Political forum gives Bossier candidates one more chance to speak before election
Election Day in Bossier parish is this coming Saturday. This is a statewide election year (Gubernatorial Primary) which only happens in Louisiana every four years.
With such an important election drawing near, St. Jude’s Catholic Church in Benton hosted a Political Candidate Forum on Monday night October 19th. The event was very well attended by Bossier Parish residents interested in the upcoming election. Candidates were invited from each of the major political races within Bossier Parish for this election cycle.
Among the candidates in attendance as a part of this event: Bossier Parish School Board member Frank Kelly (representing BESE District 4 candidate Mary Johnson Harris), Bossier Parish Clerk of Court candidate Jill Sessions, Bossier Parish Tax Assessor candidate Bobby Edmiston (incumbent), State Representative District 9 candidate Dodie Horton, State Representative District 9 candidate Mike McHalffey, State Senate District 36 candidate Henry Burns, State Senate District 36 candidate Ryan Gatti and State Senate District 36 candidate Todd Hollenshead. With the exception of the state senate race (which was fully represented with all three of it’s candidates in attendance), there are additional candidates from each race who were not present at Monday night’s political event.
In brief opening remarks by St. Jude Pastor Fr. “Pike” Thomas, the candidates were asked to be well mannered, respectful of one another and to stick to the issues. Fr. Thomas then introduced Mark Tatum, retired administrative officer of the U.S. Federal Court and chair of the St. Jude Catholic Church Parish Pastoral Council, as moderator.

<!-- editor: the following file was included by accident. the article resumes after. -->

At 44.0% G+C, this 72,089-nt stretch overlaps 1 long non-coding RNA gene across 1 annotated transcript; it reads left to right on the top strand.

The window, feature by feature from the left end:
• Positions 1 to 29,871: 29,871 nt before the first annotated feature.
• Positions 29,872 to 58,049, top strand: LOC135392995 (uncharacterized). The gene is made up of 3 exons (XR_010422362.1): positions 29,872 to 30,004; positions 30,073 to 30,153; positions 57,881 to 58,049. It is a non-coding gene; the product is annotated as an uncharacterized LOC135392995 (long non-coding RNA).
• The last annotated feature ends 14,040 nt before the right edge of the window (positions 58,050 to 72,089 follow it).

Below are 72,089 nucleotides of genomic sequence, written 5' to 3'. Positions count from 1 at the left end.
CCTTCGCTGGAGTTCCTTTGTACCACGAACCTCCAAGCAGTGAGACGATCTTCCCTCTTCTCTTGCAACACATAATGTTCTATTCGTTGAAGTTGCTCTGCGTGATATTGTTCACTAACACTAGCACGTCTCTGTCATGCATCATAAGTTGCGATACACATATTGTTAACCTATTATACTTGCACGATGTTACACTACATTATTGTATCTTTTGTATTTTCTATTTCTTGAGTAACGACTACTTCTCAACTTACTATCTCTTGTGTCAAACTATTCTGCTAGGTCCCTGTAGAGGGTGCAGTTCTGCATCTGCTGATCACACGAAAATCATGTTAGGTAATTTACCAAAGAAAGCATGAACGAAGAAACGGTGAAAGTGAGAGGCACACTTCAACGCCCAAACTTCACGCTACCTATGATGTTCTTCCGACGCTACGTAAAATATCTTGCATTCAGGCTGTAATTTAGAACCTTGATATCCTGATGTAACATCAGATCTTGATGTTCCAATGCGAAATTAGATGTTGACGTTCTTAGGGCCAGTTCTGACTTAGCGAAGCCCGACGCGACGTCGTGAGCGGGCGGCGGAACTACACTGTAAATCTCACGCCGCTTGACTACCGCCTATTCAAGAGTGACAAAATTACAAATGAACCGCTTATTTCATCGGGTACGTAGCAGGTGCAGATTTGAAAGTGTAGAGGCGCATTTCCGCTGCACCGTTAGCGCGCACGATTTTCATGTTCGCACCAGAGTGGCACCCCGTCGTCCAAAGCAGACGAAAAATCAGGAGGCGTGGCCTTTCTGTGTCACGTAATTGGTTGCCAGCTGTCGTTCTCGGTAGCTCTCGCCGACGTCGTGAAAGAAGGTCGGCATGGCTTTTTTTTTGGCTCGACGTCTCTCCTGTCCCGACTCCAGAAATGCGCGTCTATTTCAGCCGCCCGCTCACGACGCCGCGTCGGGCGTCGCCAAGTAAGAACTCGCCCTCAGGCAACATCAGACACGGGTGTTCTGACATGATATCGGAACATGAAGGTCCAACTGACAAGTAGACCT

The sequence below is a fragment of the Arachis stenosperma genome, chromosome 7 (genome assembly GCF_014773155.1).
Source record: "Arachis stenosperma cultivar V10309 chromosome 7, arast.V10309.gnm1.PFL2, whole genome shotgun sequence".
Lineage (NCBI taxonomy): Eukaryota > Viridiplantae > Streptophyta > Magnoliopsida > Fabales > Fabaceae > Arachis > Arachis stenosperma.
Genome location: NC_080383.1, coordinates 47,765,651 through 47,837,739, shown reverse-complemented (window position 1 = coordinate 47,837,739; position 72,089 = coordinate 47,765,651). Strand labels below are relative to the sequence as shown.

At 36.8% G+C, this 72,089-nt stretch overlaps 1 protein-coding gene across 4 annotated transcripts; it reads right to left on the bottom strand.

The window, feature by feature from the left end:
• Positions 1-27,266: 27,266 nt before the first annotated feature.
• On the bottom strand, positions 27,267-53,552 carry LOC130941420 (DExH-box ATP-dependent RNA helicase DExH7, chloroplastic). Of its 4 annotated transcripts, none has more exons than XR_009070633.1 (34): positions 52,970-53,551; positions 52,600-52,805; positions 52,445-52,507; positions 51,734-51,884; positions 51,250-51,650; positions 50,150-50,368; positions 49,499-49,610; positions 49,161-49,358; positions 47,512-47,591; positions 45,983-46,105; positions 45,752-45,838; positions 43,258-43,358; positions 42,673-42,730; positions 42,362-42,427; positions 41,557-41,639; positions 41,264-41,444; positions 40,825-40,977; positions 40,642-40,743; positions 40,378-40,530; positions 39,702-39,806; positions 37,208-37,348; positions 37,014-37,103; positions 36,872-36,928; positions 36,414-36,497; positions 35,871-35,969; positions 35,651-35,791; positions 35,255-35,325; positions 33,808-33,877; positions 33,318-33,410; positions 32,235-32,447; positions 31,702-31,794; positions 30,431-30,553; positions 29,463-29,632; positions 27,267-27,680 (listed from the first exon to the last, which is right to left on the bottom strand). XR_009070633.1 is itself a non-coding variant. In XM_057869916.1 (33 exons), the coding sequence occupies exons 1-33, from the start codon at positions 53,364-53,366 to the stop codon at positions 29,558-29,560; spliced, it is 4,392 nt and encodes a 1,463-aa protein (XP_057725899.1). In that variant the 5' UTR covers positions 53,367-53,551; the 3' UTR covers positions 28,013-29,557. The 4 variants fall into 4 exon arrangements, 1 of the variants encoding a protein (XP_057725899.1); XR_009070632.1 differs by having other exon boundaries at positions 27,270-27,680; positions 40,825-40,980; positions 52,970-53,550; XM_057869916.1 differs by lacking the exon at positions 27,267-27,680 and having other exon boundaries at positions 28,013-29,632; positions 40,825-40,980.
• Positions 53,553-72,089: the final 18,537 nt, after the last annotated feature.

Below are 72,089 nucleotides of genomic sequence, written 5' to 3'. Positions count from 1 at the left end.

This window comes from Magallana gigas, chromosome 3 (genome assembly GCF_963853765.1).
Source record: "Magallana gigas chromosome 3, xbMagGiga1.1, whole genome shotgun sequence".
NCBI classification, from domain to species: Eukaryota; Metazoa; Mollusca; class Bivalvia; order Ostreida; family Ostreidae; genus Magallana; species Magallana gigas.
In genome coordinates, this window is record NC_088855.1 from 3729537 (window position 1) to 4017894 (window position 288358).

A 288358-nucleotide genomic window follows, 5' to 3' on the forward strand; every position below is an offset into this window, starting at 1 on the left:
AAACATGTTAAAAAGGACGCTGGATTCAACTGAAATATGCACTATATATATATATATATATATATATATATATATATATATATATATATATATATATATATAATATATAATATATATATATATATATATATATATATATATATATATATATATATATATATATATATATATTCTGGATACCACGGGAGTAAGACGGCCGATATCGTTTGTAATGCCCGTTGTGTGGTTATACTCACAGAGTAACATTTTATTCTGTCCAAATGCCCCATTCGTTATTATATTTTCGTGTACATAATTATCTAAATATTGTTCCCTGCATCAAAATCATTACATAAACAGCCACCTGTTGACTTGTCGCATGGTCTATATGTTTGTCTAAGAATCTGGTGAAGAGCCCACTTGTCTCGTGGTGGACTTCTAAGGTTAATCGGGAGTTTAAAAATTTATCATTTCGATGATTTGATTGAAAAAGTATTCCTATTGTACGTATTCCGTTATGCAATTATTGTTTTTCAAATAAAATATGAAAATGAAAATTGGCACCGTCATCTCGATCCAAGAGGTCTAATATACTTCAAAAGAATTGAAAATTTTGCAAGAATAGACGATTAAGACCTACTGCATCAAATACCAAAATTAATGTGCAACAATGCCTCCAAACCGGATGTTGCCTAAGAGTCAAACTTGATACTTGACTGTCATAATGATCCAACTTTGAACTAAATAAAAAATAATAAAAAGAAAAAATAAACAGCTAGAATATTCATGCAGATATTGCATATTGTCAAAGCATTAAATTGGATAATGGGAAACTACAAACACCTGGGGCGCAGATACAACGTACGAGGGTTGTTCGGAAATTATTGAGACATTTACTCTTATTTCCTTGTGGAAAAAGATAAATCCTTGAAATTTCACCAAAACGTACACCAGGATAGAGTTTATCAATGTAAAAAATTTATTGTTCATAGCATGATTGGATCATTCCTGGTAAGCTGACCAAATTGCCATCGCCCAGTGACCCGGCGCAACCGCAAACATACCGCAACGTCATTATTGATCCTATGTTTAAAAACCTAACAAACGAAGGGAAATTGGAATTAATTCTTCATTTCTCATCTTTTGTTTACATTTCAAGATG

When the time arrived for the candidates to talk, the candidates were told by the moderator that they each would be given 5 minutes to speak. Bossier Parish School Board member Frank Kelly was the first person to speak. Mr. Kelly was there representing BESE District 4 candidate Mary Johnson Harris who could not attend the event. Mr. Kelly mentioned the strong support that Mrs. Harris has garnered during this race. Mary Johnson Harris currently holds the District 4 BESE seat by appointment in order to fulfill an unexpired term brought about by resignation.
The next candidate to speak was Jill Sessions, candidate for Bossier Parish Clerk of Court. Mrs. Sessions told the audience of some of her goals for the Clerk of Court’s office and she also mentioned some improvements that she would like to bring to the office as a service to the citizens of Bossier parish. Improvements were mentioned such as: the e-Recording and e-Filing of court documents and records. She stated that that improvements such as these will make Bossier parish one of the few parishes in the state to apply and use such technology.
Bossier Parish Tax Assessor candidate Bobby Edmiston addressed the audience next and spoke of how he has grown the office into a couple of additional locations (Bossier City Municipal Complex and also the Bossier Sheriff’s Substation on the Arthur Ray Teague Parkway) since taking office in 1998. These additional locations have made it easier for Bossier parish residents to conduct their business with the assessor’s office due to the increased accessibility brought about by the geographic locations of the satellite offices within the parish. This increased accessibility often saves residents living in both the central and southern parts of the parish the long drive to the Bossier Parish Courthouse in Benton. Assessor Edmiston also talked about the many improvements, efficiencies and conveniences brought about by the Geographic Mapping System technology that his office has implemented.